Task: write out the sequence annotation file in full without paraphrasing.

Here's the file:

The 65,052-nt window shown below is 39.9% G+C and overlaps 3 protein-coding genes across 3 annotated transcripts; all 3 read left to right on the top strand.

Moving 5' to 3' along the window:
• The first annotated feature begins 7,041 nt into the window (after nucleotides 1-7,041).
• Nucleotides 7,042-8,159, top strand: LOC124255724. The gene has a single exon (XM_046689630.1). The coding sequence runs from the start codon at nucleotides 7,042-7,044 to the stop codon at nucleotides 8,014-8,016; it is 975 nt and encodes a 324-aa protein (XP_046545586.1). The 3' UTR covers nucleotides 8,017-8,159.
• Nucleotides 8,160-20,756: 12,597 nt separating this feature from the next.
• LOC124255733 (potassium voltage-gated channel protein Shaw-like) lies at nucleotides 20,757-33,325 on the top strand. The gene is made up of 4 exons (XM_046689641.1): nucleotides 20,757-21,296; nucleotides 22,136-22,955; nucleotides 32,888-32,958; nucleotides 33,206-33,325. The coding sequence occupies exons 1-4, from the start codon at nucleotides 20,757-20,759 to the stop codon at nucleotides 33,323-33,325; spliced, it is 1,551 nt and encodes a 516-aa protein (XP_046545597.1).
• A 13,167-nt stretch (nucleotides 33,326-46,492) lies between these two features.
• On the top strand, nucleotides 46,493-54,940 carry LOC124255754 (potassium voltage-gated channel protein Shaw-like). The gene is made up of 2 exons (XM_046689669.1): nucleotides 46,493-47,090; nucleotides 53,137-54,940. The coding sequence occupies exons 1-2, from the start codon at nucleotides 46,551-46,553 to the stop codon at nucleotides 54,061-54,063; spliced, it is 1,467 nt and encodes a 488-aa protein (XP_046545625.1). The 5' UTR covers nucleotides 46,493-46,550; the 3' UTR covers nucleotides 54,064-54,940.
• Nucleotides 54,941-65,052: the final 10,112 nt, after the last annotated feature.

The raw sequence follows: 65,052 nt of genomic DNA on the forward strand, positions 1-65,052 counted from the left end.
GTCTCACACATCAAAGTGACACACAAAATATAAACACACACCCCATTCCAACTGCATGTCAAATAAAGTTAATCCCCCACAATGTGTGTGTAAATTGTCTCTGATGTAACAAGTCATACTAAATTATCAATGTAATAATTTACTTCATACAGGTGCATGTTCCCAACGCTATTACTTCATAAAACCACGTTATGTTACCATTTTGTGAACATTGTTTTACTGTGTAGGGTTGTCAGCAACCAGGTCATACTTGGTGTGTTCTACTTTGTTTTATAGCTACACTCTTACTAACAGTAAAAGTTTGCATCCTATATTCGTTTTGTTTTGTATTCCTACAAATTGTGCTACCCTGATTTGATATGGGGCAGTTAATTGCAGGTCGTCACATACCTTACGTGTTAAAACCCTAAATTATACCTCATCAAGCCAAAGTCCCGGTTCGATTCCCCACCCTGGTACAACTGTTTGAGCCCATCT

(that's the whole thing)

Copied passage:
The 65,052-nt window shown below is 39.9% G+C and overlaps 3 protein-coding genes across 3 annotated transcripts; all 3 read left to right on the top strand.

Moving 5' to 3' along the window:
• The first annotated feature begins 7,041 nt into the window (after nucleotides 1-7,041).
• Nucleotides 7,042-8,159, top strand: LOC124255724. The gene has a single exon (XM_046689630.1). The coding sequence runs from the start codon at nucleotides 7,042-7,044 to the stop codon at nucleotides 8,014-8,016; it is 975 nt and encodes a 324-aa protein (XP_046545586.1). The 3' UTR covers nucleotides 8,017-8,159.
• Nucleotides 8,160-20,756: 12,597 nt separating this feature from the next.
• LOC124255733 (potassium voltage-gated channel protein Shaw-like) lies at nucleotides 20,757-33,325 on the top strand. The gene is made up of 4 exons (XM_046689641.1): nucleotides 20,757-21,296; nucleotides 22,136-22,955; nucleotides 32,888-32,958; nucleotides 33,206-33,325. The coding sequence occupies exons 1-4, from the start codon at nucleotides 20,757-20,759 to the stop codon at nucleotides 33,323-33,325; spliced, it is 1,551 nt and encodes a 516-aa protein (XP_046545597.1).
• A 13,167-nt stretch (nucleotides 33,326-46,492) lies between these two features.
• On the top strand, nucleotides 46,493-54,940 carry LOC124255754 (potassium voltage-gated channel protein Shaw-like). The gene is made up of 2 exons (XM_046689669.1): nucleotides 46,493-47,090; nucleotides 53,137-54,940. The coding sequence occupies exons 1-2, from the start codon at nucleotides 46,551-46,553 to the stop codon at nucleotides 54,061-54,063; spliced, it is 1,467 nt and encodes a 488-aa protein (XP_046545625.1). The 5' UTR covers nucleotides 46,493-46,550; the 3' UTR covers nucleotides 54,064-54,940.
• Nucleotides 54,941-65,052: the final 10,112 nt, after the last annotated feature.

The raw sequence follows: 65,052 nt of genomic DNA on the forward strand, positions 1-65,052 counted from the left end.
GTCTCACACATCAAAGTGACACACAAAATATAAACACACACCCCATTCCAACTGCATGTCAAATAAAGTTAATCCCCCACAATGTGTGTGTAAATTGTCTCTGATGTAACAAGTCATACTAAATTATCAATGTAATAATTTACTTCATACAGGTGCATGTTCCCAACGCTATTACTTCATAAAACCACGTTATGTTACCATTTTGTGAACATTGTTTTACTGTGTAGGGTTGTCAGCAACCAGGTCATACTTGGTGTGTTCTACTTTGTTTTATAGCTACACTCTTACTAACAGTAAAAGTTTGCATCCTATATTCGTTTTGTTTTGTATTCCTACAAATTGTGCTACCCTGATTTGATATGGGGCAGTTAATTGCAGGTCGTCACATACCTTACGTGTTAAAACCCTAAATTATACCTCATCAAGCCAAAGTCCCGGTTCGATTCCCCACCCTGGTACAACTGTTTGAGCCCATCT